On April 14, 2019, about 1123 Pacific daylight time, a Balony Kubicek SPOL SR BB100Z hot air balloon, N355WC, sustained minor damage when it was involved in an accident near St. Helena, California. The pilot and 12 passengers were not injured. Two passengers received minor injuries and one passenger was seriously injured. The balloon was operated under the provisions of Title 14 Code of Federal Regulations Part 91 as a sightseeing flight. According to the pilot, his weather planning did not show any restrictions for their intended flight and the owner of the balloon company had used pilot balloons to determine that the wind was traveling in their preferred direction of flight. The pilot said he provided a safety briefing to his passengers and then launched uneventfully from a location about 4 nm north of Santa Rosa Airport (STS), Santa Rosa, California. A second balloon departed behind him several minutes later. After departure, the wind carried the balloon to the northwest and then rapidly to the southeast over hills and variable terrain. The pilot of the second balloon reported that he had aborted his flight about 30 minutes after departure once he observed the accident balloon being forced east by prevailing winds. The accident pilot climbed and descended to find more favorable wind conditions but was unsuccessful. Approximately 55 minutes into the flight, the pilot identified a possible landing site ahead of him. He advised the passengers to secure themselves and bend their knees. As he descended, he determined that the site was unsuitable for landing and aborted that attempt. About 30 minutes later he located a small plot on the backside of a hill to land in. He entered a course reversal at 1,000 ft and notified the passengers that he would be crossing a power pole and descending quickly. According to the pilot, he also recommunicated the safety instructions from earlier and then yelled "this is going to be a hard landing!" The balloon descended over the power lines and a residence, but the wind started blowing the balloon to the north toward a vineyard. The pilot intentionally descended the balloon onto a blackberry bush to land. After the basket made contact, it got stuck in the bush and the momentum from the balloon canopy pulled the basket forward and caused it to swing like a pendulum. The basket impacted the ground at an angle and came to rest. One passenger was seriously injured during the landing. Several passengers provided accounts of the accident flight. The flight was delayed about 2 hours due to fog. When the fog conditions lifted, passengers were loaded into each of two hot air balloons. Some passengers recalled that the accident pilot delivered an introduction for securing their cellular telephones/smart phones and embarking/disembarking procedures but did not provide any safety instructions or emergency procedures. Two passengers perceived the accident pilot to be in a rush as he previously mentioned that winds can change rapidly. He had not communicated to the passengers that they were on an incorrect flight path but did inform them that he had 3 hours of fuel onboard. Prior to the first landing attempt, some of the passengers recalled that the pilot advised them to bend their knees and secure themselves with the basket handles during landing. One hour and 30 minutes into the flight they traversed a mountain. The pilot informed some of the passengers that he would prefer to land soon as he is unfamiliar with the area. Suddenly and without warning, the accident pilot advised the passengers to brace for landing. Some passengers were confused by his previous safety instructions, which indicated that they should be facing the direction of landing instead of bracing themselves against the partitions. The balloon descended rapidly and impacted a blackberry bush and ascended briefly before it impacted the ground again and came to rest. Weather Planning According to the owner of the company who departed in a separate balloon at the same time as the accident flight, he obtained his ground wind data from a website managed by the National Oceanic and Atmospheric Administration. The local wind information he provided to the National Transportation Safety Board (NTSB) investigator-in-charge (IIC) began at 0955 and terminated at 1225. According to the data, at 0955 the wind was at 3 knots on a southern heading. For the subsequent 15 minutes, the wind directions alternated between north and south every 5 minutes with wind speeds between calm and 3 knots. From 1020 on, the wind direction remained southerly between 3 and 7 knots until the time of the accident, with the exception of 1205 when the wind was calm and in a northern direction. The accident pilot reported that his morning preflight included a review of the STS automated weather observing system, which indicated calm surface winds and some fog. Wind and temperatures aloft forecast for San Francisco, California showed wind from 310° at 14 knots for 3,000 ft; however, he had planned to maintain an approximate altitude of 500 ft on the day of the accident. When he arrived at the departure point, the company owner communicated to the pilot that he had floated two pilot balloons, a small meteorological balloon used to track air currents, down the valley, which indicated to the owner that the wind favored their intended route of flight to the south. Weather Study An NTSB weather study used meteorological aviation routine weather reports (METARs), terminal aerodrome forecasts (TAFs), wind and temperatures aloft forecasts, and numerical model sounding to capture the forecast and actual wind conditions between the time of the balloon's departure and the accident. A review of METARs for STS about 20 minutes after the balloon's departure show wind from 170° true at 3 knots. The wind continued from the southeast, between 140° and 160° through the accident flight. A TAF issued at 0917 and valid for a 24-hour period beginning at 0900 showed wind from the southwest until the evening when the wind was forecasted to shift to a northwestern wind. The wind and temperature aloft forecast valid from 0700 to 1400 for San Francisco, California showed wind at 3,000 ft from 310° true at 14 kts and from 280° at 12 kts. A forecast valid for the same time period for Sacramento, California showed wind at 3,000 ft from 200° at 12 kts and 6,000 ft from 260° at 11 kts. A high-resolution rapid refresh numerical model sounding for the flight path at 1200 from the surface to 10,000 ft indicated wind from 225° to 300° at 10 to 18 kts below 3,000 ft. Safety Discussion with Operator During a subsequent conversation with the balloon operator, the NTSB IIC reported that passengers had not received any safety instructions or emergency procedures prior to the accident flight. The operator explained that they did not perform a safety briefing prior to each flight but agreed to hold consistent briefings. Further, he elected to implement a new policy to ensure that all passengers receive a safety briefing prior to each flight. Additionally, the IIC inquired about the operator's accident plan, a policy that includes an action plan for pilots to contact emergency response and support passengers in the event of an incident or other emergency. The operator reported that they did not have one in place but agreed to develop one immediately for future flights.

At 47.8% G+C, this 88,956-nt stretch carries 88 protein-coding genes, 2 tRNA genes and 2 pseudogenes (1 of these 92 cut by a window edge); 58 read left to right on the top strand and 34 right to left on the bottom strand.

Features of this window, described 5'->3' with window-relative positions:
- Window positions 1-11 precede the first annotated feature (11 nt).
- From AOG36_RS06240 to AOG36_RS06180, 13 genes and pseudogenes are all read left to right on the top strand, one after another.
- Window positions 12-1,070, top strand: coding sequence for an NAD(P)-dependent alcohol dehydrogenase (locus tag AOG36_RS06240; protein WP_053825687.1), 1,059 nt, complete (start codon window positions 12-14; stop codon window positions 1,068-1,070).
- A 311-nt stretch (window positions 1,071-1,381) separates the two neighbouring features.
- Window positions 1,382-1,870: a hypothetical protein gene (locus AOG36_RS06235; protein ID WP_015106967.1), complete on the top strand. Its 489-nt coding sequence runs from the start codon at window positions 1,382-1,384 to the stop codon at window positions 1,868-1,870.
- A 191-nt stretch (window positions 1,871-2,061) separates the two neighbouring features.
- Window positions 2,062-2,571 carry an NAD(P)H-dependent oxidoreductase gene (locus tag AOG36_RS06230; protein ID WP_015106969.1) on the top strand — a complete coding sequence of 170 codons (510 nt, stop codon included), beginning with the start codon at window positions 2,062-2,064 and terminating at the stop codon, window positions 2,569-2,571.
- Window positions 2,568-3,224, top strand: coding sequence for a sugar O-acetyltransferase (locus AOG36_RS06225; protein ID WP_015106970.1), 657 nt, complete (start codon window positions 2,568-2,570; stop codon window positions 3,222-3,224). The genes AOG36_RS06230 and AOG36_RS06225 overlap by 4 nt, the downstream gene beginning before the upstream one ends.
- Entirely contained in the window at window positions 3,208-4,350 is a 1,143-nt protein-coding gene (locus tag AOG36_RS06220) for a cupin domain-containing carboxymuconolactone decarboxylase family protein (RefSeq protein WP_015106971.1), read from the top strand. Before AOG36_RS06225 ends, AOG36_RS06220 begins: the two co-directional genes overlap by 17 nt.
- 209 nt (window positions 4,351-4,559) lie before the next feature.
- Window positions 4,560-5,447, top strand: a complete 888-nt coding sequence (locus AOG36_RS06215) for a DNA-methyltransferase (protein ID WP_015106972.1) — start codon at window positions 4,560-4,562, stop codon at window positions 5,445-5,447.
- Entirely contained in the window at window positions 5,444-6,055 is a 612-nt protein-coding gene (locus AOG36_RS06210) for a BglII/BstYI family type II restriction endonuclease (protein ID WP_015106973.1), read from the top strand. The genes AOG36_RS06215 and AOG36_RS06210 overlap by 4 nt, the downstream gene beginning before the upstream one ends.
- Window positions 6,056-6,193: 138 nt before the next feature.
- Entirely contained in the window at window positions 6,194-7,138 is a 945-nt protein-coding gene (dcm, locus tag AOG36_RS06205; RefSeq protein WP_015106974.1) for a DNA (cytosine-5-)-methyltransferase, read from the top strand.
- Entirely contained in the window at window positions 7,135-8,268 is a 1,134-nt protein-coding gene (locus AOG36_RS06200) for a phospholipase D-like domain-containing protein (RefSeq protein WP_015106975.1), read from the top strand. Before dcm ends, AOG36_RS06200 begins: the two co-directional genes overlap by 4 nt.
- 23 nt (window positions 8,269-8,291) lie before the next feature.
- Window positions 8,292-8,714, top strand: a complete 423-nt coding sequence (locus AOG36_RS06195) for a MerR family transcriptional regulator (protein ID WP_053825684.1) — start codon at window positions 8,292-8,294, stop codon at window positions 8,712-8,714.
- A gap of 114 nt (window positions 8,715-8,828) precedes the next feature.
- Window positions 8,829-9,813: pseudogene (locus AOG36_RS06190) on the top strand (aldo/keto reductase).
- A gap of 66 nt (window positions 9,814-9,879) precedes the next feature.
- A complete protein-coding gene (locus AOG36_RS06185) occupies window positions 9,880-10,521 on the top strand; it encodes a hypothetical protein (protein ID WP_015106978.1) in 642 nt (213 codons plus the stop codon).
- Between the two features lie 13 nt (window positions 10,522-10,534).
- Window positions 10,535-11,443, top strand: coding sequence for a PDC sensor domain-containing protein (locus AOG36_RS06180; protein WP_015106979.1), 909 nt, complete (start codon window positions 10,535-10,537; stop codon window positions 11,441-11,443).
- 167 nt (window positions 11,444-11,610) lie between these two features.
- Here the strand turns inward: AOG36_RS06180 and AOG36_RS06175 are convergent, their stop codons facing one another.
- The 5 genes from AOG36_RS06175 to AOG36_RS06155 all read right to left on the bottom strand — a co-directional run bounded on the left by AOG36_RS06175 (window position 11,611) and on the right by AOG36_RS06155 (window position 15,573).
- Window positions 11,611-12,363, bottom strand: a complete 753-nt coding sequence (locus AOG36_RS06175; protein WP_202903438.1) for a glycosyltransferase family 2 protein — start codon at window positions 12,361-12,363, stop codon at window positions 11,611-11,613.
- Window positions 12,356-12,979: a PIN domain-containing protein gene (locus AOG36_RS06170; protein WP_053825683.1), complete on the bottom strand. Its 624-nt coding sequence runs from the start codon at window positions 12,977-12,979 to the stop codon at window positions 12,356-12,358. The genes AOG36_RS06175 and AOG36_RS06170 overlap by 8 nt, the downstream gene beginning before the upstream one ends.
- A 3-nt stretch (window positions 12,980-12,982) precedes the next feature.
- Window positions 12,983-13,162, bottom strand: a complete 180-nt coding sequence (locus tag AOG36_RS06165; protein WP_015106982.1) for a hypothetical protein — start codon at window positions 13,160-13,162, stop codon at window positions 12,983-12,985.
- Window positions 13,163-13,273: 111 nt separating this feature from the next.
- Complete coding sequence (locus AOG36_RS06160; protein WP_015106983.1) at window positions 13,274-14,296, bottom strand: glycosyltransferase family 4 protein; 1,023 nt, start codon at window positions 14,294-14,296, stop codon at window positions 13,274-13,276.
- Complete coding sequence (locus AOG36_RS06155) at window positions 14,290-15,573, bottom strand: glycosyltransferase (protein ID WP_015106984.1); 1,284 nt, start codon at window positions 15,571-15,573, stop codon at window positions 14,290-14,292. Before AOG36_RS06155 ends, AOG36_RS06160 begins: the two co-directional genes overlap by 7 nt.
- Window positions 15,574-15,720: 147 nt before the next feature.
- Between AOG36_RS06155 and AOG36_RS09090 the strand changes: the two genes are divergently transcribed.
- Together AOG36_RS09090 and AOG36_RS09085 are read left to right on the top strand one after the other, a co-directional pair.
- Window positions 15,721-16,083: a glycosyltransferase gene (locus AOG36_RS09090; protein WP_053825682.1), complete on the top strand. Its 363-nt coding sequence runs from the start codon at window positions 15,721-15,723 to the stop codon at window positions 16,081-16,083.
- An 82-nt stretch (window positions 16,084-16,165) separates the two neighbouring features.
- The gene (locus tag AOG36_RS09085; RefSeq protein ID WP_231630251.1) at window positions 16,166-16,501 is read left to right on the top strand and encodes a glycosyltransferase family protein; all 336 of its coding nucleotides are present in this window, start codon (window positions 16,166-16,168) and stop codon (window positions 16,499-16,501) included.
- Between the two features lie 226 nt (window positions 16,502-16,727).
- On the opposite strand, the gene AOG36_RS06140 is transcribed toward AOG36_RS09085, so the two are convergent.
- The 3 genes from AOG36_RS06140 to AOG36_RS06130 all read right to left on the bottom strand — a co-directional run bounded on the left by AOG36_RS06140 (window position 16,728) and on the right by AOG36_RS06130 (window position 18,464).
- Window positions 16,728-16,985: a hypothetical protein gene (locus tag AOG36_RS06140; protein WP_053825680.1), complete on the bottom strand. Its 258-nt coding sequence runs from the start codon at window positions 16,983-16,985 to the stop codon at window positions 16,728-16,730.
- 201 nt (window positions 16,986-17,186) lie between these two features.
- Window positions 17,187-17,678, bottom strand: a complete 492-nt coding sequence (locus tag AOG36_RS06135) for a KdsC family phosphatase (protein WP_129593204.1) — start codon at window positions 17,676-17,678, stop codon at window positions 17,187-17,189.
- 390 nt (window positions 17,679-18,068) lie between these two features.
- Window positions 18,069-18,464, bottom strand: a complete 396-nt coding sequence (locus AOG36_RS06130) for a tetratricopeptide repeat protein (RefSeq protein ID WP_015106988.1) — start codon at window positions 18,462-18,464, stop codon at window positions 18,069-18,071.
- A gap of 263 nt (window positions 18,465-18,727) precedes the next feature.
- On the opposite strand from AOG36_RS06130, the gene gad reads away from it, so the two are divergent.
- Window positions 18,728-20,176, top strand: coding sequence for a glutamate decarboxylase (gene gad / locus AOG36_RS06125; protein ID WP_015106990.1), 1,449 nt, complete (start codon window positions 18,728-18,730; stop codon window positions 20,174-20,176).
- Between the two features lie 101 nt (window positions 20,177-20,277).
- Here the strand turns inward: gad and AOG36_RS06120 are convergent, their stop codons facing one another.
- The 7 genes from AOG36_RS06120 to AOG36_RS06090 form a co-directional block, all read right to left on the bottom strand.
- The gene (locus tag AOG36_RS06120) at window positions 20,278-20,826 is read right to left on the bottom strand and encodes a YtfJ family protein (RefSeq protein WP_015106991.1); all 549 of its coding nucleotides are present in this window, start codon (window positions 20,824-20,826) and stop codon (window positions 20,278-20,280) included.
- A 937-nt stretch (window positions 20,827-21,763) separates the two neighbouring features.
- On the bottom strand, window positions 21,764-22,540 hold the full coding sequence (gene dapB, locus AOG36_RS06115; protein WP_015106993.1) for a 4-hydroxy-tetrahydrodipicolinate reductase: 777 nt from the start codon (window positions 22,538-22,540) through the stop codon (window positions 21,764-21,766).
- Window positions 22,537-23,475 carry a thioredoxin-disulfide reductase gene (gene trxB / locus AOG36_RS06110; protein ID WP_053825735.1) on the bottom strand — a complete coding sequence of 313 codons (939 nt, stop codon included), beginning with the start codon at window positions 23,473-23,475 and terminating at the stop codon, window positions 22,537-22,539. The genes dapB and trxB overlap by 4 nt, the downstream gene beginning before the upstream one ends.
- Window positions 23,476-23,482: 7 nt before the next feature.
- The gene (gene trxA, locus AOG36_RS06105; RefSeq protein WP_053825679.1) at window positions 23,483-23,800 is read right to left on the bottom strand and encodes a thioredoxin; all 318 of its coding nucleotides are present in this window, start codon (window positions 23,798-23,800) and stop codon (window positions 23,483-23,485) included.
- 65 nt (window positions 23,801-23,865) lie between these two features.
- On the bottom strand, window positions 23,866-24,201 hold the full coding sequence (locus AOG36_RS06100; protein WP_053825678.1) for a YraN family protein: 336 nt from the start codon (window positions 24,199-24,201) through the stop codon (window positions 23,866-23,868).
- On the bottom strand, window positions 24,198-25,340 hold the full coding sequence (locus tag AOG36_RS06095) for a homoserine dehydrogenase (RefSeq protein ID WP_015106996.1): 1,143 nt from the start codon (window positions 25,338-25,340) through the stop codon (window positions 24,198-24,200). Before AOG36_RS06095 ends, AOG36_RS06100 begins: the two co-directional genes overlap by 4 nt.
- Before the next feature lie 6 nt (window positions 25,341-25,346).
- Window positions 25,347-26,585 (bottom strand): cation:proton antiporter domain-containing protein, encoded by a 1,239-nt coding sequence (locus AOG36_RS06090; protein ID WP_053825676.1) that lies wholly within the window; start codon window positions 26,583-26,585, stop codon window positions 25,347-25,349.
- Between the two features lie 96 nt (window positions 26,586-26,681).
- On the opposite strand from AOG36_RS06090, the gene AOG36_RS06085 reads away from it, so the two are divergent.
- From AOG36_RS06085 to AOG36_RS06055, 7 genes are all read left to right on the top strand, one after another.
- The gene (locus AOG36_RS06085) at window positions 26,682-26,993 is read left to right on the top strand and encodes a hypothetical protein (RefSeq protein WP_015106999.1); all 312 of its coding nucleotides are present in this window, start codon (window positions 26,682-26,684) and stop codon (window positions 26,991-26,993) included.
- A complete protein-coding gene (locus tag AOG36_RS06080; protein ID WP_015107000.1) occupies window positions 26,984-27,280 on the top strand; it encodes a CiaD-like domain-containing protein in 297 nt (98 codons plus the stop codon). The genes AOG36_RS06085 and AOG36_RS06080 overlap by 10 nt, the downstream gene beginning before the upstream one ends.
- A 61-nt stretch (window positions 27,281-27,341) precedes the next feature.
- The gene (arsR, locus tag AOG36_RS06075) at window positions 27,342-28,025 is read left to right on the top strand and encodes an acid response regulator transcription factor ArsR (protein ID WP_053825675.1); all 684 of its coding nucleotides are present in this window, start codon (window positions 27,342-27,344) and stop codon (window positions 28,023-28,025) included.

Probable Cause and Findings

The balloon pilot's encounter with unforecasted wind, which resulted in his decision to land in unsuitable terrain and a subsequent hard landing. Contributing to the severity of passenger injury was the pilot’s failure to provide a proper safety briefing.


Source: NTSB Aviation Accident Database